The Texas Wrongful Death Act permits family members of the decedent to a civil claim (lawsuit) against the negligent party in order to recover damages covered under the chapter 71 of the Texas Civil Practice and Remedies Code. The statute defines the circumstances under which this can be done, as well as the parties who have the legal right to do so.
Chapter 71 of the Texas Civil Practice and Remedies Code defines wrongful death as a situation in which an individual dies in an accident as the result of carelessness, neglect, unskillful operation, or default on the part of an individual or corporation. What this means is that if an individual dies because of the negligence of another person, in most cases, the family can bring a wrongful death lawsuit against the responsible party.
Filing a claim.
Under Texas statutes, only certain members of the decedent’s family are permitted to file a wrongful death claim. The family members who are permitted to file wrongful death claims are called beneficiaries, and include the following:
- Surviving spouse
- Children of the deceased
- Parents of the deceased
- Adopted children and parents (provided the adoption was legal)
The perspective family members can file their claims individually or as part of a group. Unfortunately, Texas law does not allow siblings of the deceased to file a claim. Only those mentioned above are permitted to be party to a wrongful death claim.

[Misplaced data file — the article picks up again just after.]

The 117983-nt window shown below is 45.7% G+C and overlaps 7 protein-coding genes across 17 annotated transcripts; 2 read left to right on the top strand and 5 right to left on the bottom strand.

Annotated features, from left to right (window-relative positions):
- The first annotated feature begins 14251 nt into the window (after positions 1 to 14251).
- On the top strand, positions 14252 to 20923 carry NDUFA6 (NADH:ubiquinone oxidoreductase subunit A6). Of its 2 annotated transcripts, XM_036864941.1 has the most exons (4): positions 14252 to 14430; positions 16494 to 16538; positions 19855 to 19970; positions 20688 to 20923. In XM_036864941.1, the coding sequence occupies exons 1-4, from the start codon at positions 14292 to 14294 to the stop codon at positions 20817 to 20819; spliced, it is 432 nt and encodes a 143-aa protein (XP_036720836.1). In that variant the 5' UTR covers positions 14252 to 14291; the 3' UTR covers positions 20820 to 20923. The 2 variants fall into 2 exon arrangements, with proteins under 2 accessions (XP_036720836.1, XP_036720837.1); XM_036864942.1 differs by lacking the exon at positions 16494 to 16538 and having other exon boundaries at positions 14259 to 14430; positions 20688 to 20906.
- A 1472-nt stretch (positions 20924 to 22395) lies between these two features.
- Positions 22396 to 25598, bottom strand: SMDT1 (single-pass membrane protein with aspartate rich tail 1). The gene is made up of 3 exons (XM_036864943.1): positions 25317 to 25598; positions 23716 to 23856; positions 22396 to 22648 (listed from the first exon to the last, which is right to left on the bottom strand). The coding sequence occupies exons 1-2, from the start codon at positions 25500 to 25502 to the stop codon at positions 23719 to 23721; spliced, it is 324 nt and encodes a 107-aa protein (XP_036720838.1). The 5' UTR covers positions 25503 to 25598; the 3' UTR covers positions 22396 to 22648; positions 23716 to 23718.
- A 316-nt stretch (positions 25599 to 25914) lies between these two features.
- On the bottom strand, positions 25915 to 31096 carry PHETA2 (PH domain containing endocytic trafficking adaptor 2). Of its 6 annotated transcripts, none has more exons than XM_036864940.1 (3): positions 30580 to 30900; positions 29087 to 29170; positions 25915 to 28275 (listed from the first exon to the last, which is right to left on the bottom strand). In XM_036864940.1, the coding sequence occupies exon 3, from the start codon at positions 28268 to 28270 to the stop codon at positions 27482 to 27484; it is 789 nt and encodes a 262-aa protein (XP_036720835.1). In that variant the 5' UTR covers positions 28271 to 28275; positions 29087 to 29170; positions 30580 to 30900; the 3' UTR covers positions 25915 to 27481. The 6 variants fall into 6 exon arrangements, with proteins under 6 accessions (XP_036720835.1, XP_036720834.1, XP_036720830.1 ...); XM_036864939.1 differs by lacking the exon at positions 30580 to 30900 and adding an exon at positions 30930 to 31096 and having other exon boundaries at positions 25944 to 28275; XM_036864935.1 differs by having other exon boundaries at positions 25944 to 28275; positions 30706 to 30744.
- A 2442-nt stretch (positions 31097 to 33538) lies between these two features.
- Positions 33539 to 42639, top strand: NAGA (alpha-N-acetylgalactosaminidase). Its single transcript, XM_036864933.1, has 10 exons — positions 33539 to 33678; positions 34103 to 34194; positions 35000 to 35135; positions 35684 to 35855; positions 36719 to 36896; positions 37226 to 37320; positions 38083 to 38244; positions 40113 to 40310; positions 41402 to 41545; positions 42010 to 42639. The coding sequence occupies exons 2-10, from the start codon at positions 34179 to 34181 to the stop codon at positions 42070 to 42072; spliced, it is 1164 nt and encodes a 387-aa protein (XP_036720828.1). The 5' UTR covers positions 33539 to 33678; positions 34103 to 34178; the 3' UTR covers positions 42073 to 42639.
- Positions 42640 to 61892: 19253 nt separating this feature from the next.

Potential damage awards.
The purpose of a wrongful death claim is to compensate the surviving family for any losses that resulted (or will result) from the loss of their loved one. The types of damages survivors can collect vary, and are contingent upon the relationship between the deceased and the survivors. Some of the damages that may be recoverable include:
- Mental anguish
- Loss of earning capacity
- Loss of inheritance
- Loss of household services
- Loss of care, counsel, guidance, or support
- Loss of companionship or love
Sometimes when the death results from willful or gross negligence, the family can also recover punitive damages.
Not only can family members recover their own related losses, The Texas Wrongful Death Act also allows them to pursue the deceased party’s personal injury claim (if the decedent endured pain and suffering prior to death). This type of claim is called a survival action, and seeks compensation that the decedent could have collected himself if he had survived to file a personal injury lawsuit.
Some of the damages that may be recoverable include physical pain and suffering and mental anguish that the decedent endured prior to his or her death. Other damages that fall into this category include medical expenses that resulted from trying to save the decedent, as well as burial expenses.
Statute of limitations.
Family members in Texas must file a claim within two years of the decedent’s death, or they are statutorily barred from filing a lawsuit. While there are a few exceptions to Texas’ statute of limitations, it’s best to assume the lawsuit must meet the two year deadline. Wrongful death lawsuits are quite complicated, so it’s best to speak to an attorney as soon as possible. Waiting even a few weeks can jeopardize your case as evidence needs to be collected as soon as possible.
If you are considering filing a wrongful death lawsuit and need to speak to an experienced attorney, our firm is happy to provide free consultations by phone or email. All you need to do is fill out the contact form on this page, or call our office (toll-free) at 1-877-405-4313.
Speak With a Dallas Wrongful Death Lawyer For Free
The attorneys at Rasansky Law Firm are happy to speak to you about your potential case free of charge. If we can help with your claim, we’ll do so for no out-of-pocket cost to you. Call us 24/7 at (214) 651-6100, or toll-free at 1-877-405-4313.